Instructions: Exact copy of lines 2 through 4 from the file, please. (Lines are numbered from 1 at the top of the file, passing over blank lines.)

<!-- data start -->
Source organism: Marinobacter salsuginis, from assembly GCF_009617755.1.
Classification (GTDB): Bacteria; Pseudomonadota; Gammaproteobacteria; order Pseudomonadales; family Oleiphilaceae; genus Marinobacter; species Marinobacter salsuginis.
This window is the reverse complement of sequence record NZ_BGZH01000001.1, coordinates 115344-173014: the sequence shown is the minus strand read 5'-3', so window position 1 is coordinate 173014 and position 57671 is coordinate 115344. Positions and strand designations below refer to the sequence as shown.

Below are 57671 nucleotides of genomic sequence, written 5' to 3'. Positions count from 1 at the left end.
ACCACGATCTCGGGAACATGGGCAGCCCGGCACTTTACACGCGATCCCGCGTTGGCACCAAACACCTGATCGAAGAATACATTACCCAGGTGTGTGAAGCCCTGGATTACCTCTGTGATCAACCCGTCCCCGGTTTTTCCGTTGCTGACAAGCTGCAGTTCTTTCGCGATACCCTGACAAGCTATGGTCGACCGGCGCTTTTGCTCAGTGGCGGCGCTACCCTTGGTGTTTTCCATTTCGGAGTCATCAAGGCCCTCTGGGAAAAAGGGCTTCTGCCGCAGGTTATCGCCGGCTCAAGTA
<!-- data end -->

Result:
Classification (GTDB): Bacteria; Pseudomonadota; Gammaproteobacteria; order Pseudomonadales; family Oleiphilaceae; genus Marinobacter; species Marinobacter salsuginis.
This window is the reverse complement of sequence record NZ_BGZH01000001.1, coordinates 115344-173014: the sequence shown is the minus strand read 5'-3', so window position 1 is coordinate 173014 and position 57671 is coordinate 115344. Positions and strand designations below refer to the sequence as shown.

Below are 57671 nucleotides of genomic sequence, written 5' to 3'. Positions count from 1 at the left end.